Transformative Conflict 

Embracing the process of
Rupture and Repair

Few of us grew up in families, homes or schools where conflict was navigated in healthy ways. So not only did we not get taught these skills, but many of us also learned to fear and avoid conflict.

As a coping strategy, very often conflict remains subterranean in our relationships and groups. This can be more destructive than when it is out in the open because there is little opportunity for it to be transformed. Resentment, hurt and anger tend to simply fester and get bigger and bigger and then eventually burst out in reaction to something relatively small and insignificant. When conflict gets to this point it is much harder to relate with it in transformative ways.

Most of us have not been resourced to navigate conflict in regenerative ways and therefore fall into one of two camps - we either avoid conflict like the plague or we are like a moth to a flame, burning bridges wherever we go. The former results from our nervous system being conditioned to go into its ‘flight’, ‘faint’, ‘fawn’, ‘figure it out’ or ‘freeze’ mode; the latter from our nervous system going into its ‘fight’ mode. All of these states are normal stress responses - the trouble comes when we get stuck in them and aren’t able to healthily hang out in the parasympathetic part of our nervous system where ‘rest and digest’ happens and our social engagement system resides. To be healthy - both physically and emotionally- our nervous systems need to be able to flow easefully between the sympathetic/activation and parasympathetic/connection modes.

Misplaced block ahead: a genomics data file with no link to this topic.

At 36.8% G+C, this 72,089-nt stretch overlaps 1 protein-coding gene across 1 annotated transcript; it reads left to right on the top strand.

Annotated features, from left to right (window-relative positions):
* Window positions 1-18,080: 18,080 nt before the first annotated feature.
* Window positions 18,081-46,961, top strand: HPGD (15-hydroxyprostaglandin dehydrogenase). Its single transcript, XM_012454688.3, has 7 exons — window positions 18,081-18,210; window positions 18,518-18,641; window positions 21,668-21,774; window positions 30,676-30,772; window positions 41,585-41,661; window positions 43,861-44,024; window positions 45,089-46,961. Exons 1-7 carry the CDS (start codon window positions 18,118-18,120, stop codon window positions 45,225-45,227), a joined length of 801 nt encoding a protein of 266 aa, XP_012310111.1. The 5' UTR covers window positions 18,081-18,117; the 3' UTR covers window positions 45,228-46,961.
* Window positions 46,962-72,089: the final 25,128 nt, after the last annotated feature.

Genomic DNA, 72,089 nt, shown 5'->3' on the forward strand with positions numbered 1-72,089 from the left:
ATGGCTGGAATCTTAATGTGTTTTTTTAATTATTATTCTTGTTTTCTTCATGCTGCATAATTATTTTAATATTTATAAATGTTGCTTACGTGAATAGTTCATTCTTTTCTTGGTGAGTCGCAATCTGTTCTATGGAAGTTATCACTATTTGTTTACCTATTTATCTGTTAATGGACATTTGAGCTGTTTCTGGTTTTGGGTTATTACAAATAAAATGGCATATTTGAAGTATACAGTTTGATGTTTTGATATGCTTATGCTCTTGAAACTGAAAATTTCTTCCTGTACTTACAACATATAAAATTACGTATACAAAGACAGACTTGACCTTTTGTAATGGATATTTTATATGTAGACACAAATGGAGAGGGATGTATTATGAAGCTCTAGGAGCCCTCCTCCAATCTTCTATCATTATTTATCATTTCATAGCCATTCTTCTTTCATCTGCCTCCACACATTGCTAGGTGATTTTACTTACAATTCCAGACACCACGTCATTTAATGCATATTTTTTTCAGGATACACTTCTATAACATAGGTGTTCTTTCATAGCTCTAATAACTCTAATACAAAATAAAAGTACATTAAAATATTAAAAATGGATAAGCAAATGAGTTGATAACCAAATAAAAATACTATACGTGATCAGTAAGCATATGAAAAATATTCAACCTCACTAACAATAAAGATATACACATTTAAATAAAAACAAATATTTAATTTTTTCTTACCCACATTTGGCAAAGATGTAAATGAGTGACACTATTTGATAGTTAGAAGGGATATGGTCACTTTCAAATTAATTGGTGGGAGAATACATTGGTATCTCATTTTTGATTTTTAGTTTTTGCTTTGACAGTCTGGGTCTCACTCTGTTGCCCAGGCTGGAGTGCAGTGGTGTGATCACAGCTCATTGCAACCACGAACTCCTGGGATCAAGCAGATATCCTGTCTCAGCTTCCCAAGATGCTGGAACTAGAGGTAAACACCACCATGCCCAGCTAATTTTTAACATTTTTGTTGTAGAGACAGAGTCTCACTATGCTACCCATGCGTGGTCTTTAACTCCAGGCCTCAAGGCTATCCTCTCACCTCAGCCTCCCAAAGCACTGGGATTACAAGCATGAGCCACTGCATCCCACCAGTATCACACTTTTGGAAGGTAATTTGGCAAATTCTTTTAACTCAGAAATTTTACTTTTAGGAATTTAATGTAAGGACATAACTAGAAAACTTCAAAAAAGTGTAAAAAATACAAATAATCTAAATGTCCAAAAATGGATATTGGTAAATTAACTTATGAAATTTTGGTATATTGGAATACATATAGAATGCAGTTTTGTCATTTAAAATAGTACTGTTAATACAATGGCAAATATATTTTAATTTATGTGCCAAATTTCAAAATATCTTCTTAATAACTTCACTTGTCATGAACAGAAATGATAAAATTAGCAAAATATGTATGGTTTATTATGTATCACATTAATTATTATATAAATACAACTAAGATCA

Photo: Steven Joel for Unsplash

Healthy relationships move through periods of disconnection and connection that we call rupture and repair. Studies show, it is not the fact that rupture occurs, but that repair hasn’t occurred, that causes trauma responses of activation or being “stuck” in these fight or flight/ faint/ fawn/ figure it out/ freeze responses. This stuckness leads to us being disconnected from ourselves and others and from our capacity for empathy and attunement. This then means we are in survival mode and no longer able to consider the needs of other people. For some, this might be a ‘people pleasing’ (fawning) strategy, for others it may be going into intellectual combat and for others still it may be disappearing by going quiet and not getting involved. Usually, we revert to the protective strategies we developed at a young age to cope with and avoid the pain of conflict as it played out in our families.  

The process of rupture and repair requires us to be in healthy embodied relationship with the full spectrum of our emotional responses - our fear and vulnerability right through to our rage and hatred. Without this, these emotions build up within our pain body and then leak or explode out in impactful ways that ultimately erode trust and undermine collaboration.